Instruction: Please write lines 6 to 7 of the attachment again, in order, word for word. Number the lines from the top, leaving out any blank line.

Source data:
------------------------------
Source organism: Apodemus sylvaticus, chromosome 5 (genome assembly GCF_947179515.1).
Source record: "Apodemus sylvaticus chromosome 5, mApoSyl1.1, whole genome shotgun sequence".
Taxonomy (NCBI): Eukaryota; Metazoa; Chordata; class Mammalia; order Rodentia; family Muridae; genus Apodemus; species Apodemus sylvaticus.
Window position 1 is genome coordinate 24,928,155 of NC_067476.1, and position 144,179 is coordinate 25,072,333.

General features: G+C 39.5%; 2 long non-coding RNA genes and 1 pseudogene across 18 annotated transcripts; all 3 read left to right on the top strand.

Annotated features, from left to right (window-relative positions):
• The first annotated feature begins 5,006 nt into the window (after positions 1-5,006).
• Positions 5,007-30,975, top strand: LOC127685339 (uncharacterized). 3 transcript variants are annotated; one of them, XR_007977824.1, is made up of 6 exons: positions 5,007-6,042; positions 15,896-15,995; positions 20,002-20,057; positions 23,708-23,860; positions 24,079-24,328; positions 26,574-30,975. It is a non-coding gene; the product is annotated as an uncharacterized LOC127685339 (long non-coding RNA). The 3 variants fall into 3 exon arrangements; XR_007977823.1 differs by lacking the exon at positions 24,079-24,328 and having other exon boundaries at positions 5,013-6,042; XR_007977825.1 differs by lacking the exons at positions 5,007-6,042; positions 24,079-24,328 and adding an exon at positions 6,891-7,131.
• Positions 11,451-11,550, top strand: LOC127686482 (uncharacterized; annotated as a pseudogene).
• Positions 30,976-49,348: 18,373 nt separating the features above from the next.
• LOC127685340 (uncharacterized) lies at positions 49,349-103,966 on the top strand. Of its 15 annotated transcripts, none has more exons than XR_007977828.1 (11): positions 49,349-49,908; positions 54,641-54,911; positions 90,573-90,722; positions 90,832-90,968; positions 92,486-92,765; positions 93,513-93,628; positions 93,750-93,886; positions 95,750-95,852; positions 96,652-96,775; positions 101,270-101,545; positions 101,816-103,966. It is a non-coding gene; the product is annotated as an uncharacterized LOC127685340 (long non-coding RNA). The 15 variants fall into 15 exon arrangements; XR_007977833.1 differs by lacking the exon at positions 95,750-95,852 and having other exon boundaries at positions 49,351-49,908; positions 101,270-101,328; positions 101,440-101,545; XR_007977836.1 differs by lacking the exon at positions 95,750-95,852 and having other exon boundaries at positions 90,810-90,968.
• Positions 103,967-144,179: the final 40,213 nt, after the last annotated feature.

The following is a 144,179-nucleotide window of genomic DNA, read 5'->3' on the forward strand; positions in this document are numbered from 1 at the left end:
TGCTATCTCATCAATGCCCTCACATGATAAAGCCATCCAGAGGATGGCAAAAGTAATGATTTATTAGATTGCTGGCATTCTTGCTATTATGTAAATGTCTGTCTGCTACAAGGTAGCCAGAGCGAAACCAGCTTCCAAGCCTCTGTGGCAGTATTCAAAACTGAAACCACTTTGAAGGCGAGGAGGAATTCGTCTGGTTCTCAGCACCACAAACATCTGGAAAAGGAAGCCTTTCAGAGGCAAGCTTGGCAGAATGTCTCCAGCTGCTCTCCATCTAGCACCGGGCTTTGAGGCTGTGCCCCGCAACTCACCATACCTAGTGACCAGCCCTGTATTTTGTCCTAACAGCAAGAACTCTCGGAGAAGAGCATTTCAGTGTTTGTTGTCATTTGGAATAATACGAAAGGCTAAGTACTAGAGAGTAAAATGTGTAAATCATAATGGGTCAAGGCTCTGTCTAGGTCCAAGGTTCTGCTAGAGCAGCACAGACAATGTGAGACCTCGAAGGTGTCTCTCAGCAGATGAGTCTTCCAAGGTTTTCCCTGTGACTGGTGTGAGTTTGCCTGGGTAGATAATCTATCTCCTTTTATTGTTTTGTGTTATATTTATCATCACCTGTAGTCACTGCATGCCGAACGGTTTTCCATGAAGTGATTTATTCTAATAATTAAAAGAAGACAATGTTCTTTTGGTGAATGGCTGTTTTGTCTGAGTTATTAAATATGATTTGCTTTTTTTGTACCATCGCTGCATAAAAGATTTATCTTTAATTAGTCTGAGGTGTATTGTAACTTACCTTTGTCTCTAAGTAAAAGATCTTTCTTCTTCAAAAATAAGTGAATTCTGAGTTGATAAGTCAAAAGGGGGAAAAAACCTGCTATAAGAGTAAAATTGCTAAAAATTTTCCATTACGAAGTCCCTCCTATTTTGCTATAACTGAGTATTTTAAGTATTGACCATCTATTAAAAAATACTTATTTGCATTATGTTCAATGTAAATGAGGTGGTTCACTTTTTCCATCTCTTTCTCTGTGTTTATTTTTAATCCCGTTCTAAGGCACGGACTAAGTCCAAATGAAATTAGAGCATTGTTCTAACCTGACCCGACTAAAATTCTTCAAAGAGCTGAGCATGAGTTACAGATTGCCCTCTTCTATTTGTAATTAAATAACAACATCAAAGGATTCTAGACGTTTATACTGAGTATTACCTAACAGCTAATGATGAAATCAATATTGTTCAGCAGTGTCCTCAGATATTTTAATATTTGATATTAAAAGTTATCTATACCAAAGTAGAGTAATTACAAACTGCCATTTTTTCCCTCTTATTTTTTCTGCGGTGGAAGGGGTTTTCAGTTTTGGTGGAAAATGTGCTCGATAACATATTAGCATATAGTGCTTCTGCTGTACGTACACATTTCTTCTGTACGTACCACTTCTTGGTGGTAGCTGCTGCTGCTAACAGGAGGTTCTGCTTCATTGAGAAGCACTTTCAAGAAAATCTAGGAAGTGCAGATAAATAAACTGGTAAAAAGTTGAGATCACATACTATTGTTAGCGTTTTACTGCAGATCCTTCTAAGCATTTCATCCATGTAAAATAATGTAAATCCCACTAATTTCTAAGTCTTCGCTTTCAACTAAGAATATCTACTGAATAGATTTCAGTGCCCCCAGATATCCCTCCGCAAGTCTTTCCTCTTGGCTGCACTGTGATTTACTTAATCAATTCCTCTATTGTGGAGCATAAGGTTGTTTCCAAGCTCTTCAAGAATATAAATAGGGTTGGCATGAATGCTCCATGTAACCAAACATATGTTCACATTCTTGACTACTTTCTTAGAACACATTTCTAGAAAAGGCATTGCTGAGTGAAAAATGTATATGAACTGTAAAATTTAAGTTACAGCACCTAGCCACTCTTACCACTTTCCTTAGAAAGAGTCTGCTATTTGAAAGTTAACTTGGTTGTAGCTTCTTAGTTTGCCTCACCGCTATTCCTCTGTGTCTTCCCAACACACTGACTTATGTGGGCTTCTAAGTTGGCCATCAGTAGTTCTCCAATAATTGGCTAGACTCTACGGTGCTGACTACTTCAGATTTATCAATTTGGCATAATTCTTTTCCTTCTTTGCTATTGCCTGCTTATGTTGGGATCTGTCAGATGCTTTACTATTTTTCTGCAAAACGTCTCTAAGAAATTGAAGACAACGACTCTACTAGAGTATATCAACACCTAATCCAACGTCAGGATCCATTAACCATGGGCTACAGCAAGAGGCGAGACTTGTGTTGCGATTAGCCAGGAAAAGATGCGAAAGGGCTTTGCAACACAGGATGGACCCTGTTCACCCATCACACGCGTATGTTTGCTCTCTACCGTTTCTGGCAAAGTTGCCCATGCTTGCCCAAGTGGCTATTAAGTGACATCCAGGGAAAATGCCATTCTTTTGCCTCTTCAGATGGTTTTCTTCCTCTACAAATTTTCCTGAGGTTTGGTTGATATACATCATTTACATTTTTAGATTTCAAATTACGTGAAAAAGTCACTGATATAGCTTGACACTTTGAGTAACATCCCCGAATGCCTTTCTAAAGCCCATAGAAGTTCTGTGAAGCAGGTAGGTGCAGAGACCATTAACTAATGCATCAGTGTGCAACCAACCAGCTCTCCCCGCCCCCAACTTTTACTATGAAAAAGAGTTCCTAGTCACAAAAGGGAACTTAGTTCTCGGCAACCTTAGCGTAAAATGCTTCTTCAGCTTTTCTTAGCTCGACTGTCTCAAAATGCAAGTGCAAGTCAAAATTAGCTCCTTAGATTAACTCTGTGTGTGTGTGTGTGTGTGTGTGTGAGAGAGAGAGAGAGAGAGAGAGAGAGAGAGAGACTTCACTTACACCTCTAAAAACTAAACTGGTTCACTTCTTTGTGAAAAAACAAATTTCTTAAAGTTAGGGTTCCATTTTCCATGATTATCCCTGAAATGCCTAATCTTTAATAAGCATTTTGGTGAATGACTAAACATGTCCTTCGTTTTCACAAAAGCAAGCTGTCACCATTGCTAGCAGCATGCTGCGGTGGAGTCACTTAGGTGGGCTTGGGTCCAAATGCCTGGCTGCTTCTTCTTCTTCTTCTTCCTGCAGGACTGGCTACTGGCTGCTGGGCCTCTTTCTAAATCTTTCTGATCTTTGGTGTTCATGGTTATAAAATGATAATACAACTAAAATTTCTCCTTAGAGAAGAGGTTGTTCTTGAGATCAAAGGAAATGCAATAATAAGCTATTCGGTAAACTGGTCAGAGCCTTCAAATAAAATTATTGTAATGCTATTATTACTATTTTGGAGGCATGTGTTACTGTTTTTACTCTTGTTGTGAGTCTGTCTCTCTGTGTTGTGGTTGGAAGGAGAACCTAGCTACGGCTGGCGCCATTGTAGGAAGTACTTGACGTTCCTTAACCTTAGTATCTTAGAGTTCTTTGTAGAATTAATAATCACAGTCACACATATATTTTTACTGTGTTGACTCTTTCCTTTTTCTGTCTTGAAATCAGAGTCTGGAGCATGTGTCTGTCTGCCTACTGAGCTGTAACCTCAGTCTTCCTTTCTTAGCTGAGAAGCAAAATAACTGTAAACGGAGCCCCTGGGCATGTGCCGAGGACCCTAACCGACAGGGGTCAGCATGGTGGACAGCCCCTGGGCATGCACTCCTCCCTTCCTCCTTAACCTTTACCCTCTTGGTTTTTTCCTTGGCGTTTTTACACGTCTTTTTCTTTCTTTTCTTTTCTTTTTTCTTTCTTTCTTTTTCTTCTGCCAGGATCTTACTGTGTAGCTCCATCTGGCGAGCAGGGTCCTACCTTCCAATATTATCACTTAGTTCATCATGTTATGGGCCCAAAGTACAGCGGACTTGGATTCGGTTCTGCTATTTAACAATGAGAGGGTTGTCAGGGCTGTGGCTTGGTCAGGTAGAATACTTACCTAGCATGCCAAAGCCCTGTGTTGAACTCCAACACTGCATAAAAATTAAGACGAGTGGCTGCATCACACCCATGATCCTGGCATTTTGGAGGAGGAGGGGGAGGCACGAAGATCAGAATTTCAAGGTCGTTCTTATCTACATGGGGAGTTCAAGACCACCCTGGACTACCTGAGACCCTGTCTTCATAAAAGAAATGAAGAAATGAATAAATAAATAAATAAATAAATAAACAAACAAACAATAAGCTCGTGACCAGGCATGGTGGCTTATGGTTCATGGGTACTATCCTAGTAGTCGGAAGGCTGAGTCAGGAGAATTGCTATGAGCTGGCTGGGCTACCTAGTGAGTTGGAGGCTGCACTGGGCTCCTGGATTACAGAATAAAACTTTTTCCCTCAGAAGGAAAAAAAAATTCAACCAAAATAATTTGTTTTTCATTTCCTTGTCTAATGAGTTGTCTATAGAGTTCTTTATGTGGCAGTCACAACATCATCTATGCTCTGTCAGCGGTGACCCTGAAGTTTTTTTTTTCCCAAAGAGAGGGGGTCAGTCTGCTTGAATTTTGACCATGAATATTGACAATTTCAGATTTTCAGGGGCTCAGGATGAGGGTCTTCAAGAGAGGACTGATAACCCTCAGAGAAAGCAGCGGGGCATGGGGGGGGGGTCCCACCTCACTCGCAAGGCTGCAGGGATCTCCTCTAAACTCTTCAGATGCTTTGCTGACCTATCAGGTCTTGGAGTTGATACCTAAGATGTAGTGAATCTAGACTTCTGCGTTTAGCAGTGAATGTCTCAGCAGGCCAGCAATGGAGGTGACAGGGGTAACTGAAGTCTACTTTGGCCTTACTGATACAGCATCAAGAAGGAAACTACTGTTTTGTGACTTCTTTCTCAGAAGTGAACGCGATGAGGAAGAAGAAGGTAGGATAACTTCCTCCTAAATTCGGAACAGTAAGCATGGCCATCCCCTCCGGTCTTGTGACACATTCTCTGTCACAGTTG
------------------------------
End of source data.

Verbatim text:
Annotated features, from left to right (window-relative positions):
• The first annotated feature begins 5,006 nt into the window (after positions 1-5,006).